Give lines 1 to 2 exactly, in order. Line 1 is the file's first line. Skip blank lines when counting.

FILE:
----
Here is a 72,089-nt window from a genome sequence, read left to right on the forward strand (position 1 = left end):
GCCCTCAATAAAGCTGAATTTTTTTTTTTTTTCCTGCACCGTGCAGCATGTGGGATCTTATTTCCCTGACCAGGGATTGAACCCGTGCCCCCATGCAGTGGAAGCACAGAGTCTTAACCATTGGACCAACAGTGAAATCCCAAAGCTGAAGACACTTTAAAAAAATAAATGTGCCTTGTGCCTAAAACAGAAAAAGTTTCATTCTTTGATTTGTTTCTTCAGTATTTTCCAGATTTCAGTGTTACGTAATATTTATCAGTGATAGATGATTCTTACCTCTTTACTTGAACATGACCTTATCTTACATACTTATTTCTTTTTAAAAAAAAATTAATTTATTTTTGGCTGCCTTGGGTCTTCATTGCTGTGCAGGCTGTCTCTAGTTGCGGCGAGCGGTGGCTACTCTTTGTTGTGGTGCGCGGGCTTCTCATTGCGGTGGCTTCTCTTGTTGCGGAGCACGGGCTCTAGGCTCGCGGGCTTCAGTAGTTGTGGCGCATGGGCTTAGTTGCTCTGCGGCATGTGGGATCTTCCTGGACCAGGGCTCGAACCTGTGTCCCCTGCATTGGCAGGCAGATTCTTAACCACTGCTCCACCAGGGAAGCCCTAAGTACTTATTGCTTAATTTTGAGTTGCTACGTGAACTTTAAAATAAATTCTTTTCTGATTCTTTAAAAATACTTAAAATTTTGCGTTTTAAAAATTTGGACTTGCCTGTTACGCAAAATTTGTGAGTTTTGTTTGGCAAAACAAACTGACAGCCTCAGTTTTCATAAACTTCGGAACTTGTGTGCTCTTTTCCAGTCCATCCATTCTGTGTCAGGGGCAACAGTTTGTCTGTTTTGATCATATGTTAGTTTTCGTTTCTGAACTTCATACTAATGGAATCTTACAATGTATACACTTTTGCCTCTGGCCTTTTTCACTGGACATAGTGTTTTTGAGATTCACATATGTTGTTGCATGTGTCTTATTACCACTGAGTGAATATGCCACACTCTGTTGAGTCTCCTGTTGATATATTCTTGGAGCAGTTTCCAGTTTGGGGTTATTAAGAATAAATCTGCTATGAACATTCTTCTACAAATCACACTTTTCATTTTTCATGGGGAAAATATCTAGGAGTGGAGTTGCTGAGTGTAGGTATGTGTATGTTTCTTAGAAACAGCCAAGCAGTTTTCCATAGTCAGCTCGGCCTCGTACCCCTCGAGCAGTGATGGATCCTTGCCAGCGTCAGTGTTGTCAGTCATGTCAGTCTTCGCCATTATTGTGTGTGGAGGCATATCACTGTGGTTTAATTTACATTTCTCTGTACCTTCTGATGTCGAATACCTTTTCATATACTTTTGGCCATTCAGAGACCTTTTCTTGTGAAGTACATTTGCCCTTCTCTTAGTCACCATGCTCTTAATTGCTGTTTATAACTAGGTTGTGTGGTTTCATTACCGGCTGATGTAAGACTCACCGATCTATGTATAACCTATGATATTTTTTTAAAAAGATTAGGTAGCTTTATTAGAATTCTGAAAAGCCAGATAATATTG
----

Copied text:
Here is a 72,089-nt window from a genome sequence, read left to right on the forward strand (position 1 = left end):
GCCCTCAATAAAGCTGAATTTTTTTTTTTTTTCCTGCACCGTGCAGCATGTGGGATCTTATTTCCCTGACCAGGGATTGAACCCGTGCCCCCATGCAGTGGAAGCACAGAGTCTTAACCATTGGACCAACAGTGAAATCCCAAAGCTGAAGACACTTTAAAAAAATAAATGTGCCTTGTGCCTAAAACAGAAAAAGTTTCATTCTTTGATTTGTTTCTTCAGTATTTTCCAGATTTCAGTGTTACGTAATATTTATCAGTGATAGATGATTCTTACCTCTTTACTTGAACATGACCTTATCTTACATACTTATTTCTTTTTAAAAAAAAATTAATTTATTTTTGGCTGCCTTGGGTCTTCATTGCTGTGCAGGCTGTCTCTAGTTGCGGCGAGCGGTGGCTACTCTTTGTTGTGGTGCGCGGGCTTCTCATTGCGGTGGCTTCTCTTGTTGCGGAGCACGGGCTCTAGGCTCGCGGGCTTCAGTAGTTGTGGCGCATGGGCTTAGTTGCTCTGCGGCATGTGGGATCTTCCTGGACCAGGGCTCGAACCTGTGTCCCCTGCATTGGCAGGCAGATTCTTAACCACTGCTCCACCAGGGAAGCCCTAAGTACTTATTGCTTAATTTTGAGTTGCTACGTGAACTTTAAAATAAATTCTTTTCTGATTCTTTAAAAATACTTAAAATTTTGCGTTTTAAAAATTTGGACTTGCCTGTTACGCAAAATTTGTGAGTTTTGTTTGGCAAAACAAACTGACAGCCTCAGTTTTCATAAACTTCGGAACTTGTGTGCTCTTTTCCAGTCCATCCATTCTGTGTCAGGGGCAACAGTTTGTCTGTTTTGATCATATGTTAGTTTTCGTTTCTGAACTTCATACTAATGGAATCTTACAATGTATACACTTTTGCCTCTGGCCTTTTTCACTGGACATAGTGTTTTTGAGATTCACATATGTTGTTGCATGTGTCTTATTACCACTGAGTGAATATGCCACACTCTGTTGAGTCTCCTGTTGATATATTCTTGGAGCAGTTTCCAGTTTGGGGTTATTAAGAATAAATCTGCTATGAACATTCTTCTACAAATCACACTTTTCATTTTTCATGGGGAAAATATCTAGGAGTGGAGTTGCTGAGTGTAGGTATGTGTATGTTTCTTAGAAACAGCCAAGCAGTTTTCCATAGTCAGCTCGGCCTCGTACCCCTCGAGCAGTGATGGATCCTTGCCAGCGTCAGTGTTGTCAGTCATGTCAGTCTTCGCCATTATTGTGTGTGGAGGCATATCACTGTGGTTTAATTTACATTTCTCTGTACCTTCTGATGTCGAATACCTTTTCATATACTTTTGGCCATTCAGAGACCTTTTCTTGTGAAGTACATTTGCCCTTCTCTTAGTCACCATGCTCTTAATTGCTGTTTATAACTAGGTTGTGTGGTTTCATTACCGGCTGATGTAAGACTCACCGATCTATGTATAACCTATGATATTTTTTTAAAAAGATTAGGTAGCTTTATTAGAATTCTGAAAAGCCAGATAATATTG